Appeal of Lutheran Christianity

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Appeal of Lutheran Christianity

By | November 2012
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Assess the appeal of Lutheran Christianity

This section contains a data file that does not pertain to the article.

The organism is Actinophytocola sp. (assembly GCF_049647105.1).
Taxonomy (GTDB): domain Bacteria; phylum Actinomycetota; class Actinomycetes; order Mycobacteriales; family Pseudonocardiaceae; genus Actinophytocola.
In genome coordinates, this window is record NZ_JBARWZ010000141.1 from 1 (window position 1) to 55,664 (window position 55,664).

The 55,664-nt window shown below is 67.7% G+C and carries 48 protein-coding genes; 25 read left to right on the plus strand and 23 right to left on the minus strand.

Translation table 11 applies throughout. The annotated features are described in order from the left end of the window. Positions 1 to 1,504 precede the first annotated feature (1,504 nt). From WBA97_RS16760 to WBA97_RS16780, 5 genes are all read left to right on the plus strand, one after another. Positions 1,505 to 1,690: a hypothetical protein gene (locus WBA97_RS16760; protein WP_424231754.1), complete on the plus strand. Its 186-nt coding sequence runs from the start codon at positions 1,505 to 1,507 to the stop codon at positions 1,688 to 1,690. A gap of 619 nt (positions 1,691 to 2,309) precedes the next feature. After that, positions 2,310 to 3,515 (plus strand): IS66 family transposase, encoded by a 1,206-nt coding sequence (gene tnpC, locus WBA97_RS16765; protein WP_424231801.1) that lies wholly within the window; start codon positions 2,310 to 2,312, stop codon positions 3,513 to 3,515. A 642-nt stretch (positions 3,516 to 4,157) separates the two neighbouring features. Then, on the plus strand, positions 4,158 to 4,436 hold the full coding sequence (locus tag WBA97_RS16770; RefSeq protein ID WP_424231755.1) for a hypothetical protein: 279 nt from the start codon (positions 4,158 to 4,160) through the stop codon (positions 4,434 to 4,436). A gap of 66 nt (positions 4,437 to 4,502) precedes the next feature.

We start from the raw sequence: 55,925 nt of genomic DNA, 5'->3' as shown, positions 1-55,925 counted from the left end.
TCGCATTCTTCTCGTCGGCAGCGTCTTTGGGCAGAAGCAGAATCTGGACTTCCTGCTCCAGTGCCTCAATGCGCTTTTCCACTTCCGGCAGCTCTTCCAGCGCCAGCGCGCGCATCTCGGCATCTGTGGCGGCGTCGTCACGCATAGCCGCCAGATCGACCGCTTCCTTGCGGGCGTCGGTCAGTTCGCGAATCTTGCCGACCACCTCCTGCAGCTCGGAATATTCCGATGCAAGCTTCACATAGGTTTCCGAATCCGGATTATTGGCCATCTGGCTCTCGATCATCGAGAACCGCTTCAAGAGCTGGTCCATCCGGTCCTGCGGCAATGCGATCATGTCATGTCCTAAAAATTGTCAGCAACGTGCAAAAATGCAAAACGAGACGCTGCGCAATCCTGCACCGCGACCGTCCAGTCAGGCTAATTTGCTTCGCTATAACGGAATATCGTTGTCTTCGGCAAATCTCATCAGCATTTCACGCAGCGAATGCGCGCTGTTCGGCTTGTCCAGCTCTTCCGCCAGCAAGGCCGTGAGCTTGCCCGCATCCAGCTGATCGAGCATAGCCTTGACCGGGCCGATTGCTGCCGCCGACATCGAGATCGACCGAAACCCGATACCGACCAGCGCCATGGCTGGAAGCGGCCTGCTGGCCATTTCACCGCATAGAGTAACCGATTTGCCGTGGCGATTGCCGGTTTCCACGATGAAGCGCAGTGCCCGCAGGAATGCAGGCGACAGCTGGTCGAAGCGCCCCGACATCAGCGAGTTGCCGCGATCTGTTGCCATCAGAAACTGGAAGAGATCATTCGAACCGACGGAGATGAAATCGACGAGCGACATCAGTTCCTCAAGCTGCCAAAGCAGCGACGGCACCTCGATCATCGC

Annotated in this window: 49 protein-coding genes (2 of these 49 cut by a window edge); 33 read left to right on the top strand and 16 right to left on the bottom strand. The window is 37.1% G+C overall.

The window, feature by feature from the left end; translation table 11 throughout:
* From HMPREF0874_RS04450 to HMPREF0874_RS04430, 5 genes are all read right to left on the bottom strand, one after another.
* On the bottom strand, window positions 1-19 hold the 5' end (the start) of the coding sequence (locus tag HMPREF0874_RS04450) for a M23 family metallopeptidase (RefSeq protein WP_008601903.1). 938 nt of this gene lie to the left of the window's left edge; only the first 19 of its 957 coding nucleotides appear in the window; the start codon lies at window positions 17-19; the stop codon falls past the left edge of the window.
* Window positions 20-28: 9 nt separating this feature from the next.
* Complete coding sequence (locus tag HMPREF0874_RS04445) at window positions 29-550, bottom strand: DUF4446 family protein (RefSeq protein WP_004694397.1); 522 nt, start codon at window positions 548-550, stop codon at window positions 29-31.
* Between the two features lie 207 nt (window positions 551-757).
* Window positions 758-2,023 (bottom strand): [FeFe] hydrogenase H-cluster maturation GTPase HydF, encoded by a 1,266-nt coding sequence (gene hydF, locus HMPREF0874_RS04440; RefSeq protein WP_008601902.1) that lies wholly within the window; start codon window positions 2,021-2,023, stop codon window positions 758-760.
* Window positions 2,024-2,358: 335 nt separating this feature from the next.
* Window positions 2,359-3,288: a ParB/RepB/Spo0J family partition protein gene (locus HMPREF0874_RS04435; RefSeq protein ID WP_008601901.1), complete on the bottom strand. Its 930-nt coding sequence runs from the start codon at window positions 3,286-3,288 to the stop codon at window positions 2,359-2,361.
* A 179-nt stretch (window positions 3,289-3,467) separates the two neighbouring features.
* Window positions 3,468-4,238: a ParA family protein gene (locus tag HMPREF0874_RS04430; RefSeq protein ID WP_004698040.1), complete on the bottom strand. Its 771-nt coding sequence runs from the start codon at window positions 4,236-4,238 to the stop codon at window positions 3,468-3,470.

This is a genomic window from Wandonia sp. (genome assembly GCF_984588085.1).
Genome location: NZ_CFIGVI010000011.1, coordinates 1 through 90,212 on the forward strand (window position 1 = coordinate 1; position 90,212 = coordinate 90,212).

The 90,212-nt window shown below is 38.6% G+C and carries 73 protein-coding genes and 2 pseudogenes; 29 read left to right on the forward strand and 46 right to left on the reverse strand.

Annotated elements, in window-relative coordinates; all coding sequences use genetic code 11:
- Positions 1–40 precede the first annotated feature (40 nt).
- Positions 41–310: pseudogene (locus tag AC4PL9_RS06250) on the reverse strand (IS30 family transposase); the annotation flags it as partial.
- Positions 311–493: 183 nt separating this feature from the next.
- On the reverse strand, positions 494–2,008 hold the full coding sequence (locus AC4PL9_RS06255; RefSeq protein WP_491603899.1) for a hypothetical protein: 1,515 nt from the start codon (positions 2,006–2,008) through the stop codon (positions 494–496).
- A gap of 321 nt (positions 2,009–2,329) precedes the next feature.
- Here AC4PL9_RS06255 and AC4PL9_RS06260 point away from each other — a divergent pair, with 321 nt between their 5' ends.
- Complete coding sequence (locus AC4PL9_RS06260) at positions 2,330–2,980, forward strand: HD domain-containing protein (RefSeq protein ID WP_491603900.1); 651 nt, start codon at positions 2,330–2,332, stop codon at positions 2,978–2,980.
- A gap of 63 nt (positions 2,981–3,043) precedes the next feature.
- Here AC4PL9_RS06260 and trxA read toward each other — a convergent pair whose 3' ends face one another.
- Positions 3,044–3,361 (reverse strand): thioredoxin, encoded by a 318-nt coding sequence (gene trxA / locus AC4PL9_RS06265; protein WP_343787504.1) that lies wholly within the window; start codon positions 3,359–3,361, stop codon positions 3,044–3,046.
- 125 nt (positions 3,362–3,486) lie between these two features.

The Reformation can be said to have started in 1517 when an Augustinian friar, Martin Luther, nailed his ninety-five theses to the door of the town church in Wittenberg, Germany. The ninety-five theses were written in outrage towards the papacy and were intended to spark a political debate amongst the scholars in the town; however it ignited a religious conflict throughout the catholic church that would last for centuries to come. Luther’s beliefs and arguments contained in the theses appealed widely to the population of Germany and with the new invention of the printing press it was disseminated across Europe. The people who it appealed to were of all classes such as peasants, humanists, nobles and some of the clergy themselves. The people who took up Luther’s beliefs were called reformers, they wanted reform within the church. The reformers were responding to a widespread discontent with contemporary religion. This dissatisfaction with the existing state of the church had two aspects, firstly discontent with the church as an institution and a desire to return to a more satisfying personal religion based more closely on the gospel story than was that of the contemporary church. This discontentment had been increasing for centuries against the papacy and hence why, when Luther nailed his theses to the church door he had won over many supporters in Germany. There were many reasons as to why it appealed to so many people. The main one being that it was quite accessible for people all over to hear and read about Luther’s ideas. In towns throughout Europe literacy rates were improving with the Renaissance taking root at the start of the 15th century. Towns were communication centres and Protestantism can be shown to have spread along the trade routes. Towns also served the function of being natural centres in which ideas were shared. Many Humanists, scholars and theologians could translate Luther’s theses and send it to any...

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